Sunél’s Blog | What we can learn from conservation

Sunél Veldtman, | 13 November 2020

In celebration of our wedding anniversary, we were fortunate to spend time at a reserve in the Kamdeboo near Graaff Reinet. Two decades ago, the land was eroded by overgrazing and most wildlife had disappeared from the famous Kamdeboo plains, where once herds of springbok kicked up dust clouds visible across the plains. Today, you can stand on top of the Kamdeboo mountains and again watch springbok and even elephant roam as they once did centuries ago. This, together with the return of buffalo, rhino, lion, cheetah and many antelope species, is a testimony to the visionaries who could see a different reality decades ago.

What is emerging as early signs of a conservation turnaround, is as a result of the dreams of visionaries, the subsequent investment and dedication and above all, their long view and patience. In order to establish a new game reserve, it required the land to lie fallow for a decade. Only after the land recovered, could wildlife be restored, one small step at a time. At this stage, successful breeding of lions and cheetah mean that some animals must be replaced so that the genetic pool remains healthy. Setbacks, like the recent, long drought, are also part of the challenge. In fact, it seems that there is little that the conservationist can directly control. Their job is to create the environment, bring back the wildlife and then to wait for nature to unfold.

Admirably they have further dreams like restoring wild dog to an area called Wild Dog Valley, to attract vultures to Aasvoëlkop (Vulture Hill) and to create a Kamdeboo corridor by linking several reserves in the area.

The Kamdeboo is just one area of early conservation success. I salute the efforts of conservationists in South Africa – it’s one of our success stories that’s not spoken about enough. The vast areas of untouched or reclaimed nature conservation areas in South Africa are a treasure for our future and will probably only get rightful recognition generations from now. The intangible value of these natural areas will become apparent in the future.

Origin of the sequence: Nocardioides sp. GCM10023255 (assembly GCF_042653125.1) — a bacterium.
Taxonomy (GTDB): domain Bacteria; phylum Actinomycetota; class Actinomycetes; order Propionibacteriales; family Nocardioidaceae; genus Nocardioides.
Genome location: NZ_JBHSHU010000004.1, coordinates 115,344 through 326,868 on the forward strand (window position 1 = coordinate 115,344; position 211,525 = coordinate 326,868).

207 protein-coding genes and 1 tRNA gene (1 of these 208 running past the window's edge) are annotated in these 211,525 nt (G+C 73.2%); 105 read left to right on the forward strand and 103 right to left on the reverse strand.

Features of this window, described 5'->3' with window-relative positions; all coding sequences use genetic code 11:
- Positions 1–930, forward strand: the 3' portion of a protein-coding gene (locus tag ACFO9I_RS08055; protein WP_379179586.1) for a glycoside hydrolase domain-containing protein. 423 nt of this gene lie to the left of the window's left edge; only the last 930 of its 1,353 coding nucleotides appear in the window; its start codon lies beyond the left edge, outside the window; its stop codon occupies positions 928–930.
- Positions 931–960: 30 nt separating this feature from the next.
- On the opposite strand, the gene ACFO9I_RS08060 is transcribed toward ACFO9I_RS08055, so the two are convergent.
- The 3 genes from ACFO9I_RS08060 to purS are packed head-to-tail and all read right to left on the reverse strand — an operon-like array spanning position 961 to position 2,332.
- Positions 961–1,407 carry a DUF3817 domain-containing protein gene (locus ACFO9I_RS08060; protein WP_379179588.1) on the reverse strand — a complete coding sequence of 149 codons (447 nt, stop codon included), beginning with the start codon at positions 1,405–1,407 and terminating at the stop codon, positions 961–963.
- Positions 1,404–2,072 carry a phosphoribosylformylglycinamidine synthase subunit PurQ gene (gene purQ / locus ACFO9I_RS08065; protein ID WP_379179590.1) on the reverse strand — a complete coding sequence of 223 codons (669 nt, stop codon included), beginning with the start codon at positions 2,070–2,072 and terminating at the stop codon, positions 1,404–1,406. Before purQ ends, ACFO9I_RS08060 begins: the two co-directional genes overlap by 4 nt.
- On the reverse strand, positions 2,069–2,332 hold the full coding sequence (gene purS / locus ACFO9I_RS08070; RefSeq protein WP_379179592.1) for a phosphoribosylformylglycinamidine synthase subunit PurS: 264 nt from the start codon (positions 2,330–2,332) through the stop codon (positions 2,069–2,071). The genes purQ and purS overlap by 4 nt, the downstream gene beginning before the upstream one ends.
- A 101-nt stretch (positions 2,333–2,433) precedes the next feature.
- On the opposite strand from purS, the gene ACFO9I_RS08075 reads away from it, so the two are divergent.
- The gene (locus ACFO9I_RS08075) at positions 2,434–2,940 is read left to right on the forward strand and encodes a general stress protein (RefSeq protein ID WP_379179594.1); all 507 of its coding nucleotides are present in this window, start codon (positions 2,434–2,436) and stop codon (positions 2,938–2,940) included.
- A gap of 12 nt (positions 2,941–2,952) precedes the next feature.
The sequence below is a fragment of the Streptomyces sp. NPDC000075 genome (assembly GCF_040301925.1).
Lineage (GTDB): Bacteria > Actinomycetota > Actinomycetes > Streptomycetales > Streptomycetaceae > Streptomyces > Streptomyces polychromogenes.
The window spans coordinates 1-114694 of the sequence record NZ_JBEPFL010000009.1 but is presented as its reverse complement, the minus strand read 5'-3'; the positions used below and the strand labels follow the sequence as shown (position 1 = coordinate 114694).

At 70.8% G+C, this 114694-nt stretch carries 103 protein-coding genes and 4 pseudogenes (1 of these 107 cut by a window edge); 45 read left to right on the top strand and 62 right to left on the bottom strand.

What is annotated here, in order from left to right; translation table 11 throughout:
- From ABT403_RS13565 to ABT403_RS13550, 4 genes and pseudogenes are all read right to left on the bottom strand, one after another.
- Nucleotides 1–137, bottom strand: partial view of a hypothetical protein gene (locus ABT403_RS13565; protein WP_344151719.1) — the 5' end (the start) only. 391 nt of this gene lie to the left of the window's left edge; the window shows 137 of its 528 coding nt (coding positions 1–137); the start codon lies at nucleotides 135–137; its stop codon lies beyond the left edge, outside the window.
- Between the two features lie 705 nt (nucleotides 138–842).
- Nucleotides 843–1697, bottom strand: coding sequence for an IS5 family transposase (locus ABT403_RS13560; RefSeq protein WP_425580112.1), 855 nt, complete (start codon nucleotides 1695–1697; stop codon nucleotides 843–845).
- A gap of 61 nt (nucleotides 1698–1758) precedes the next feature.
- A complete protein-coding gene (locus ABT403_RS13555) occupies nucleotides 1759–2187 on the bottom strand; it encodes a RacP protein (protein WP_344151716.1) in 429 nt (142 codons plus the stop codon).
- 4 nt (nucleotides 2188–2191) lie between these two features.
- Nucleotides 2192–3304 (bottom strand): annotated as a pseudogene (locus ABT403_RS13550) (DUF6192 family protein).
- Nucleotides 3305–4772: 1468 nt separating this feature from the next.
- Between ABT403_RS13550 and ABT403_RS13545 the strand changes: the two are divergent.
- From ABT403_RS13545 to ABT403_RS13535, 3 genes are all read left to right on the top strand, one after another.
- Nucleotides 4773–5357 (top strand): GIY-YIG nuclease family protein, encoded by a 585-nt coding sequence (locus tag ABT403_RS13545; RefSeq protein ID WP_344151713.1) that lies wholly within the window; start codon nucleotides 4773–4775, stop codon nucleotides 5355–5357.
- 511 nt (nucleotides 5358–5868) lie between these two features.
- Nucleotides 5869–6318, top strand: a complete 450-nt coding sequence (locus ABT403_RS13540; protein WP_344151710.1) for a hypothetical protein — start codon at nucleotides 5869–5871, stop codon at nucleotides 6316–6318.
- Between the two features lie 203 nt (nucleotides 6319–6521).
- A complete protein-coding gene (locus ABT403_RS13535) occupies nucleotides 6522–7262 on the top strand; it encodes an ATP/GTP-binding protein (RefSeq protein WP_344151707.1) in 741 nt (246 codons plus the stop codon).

I imagine that to have stood on that neglected land and dreamt of restoring the area to its former glory must have taken enormous courage and vision, but above all, the ability and willingness to be patient. Waiting for bush to grow back is not only a lifetime commitment but an acceptance that the full result may only be seen by future generations. There is also the trade-off between making money too quickly and protecting the environment for the long run.
It occurred to me that financial planning is not unlike conservation. We also require vision to bring our future in focus. We also require extraordinary emphasis on the long run to see the result of our vision unfold. Our portfolios also require pruning and re-balancing from time to time. Above all, success requires the same kind of patience from us that is asked of conservationists. It’s the small incremental movement that secures future success. There will be setbacks, like pandemics and recessions, and much about investment outcomes are not within our control either.

We will do well to remind ourselves of these conservation principles when we judge our current financial positions relative to our planning. Above all, we will do well to continue with patience.

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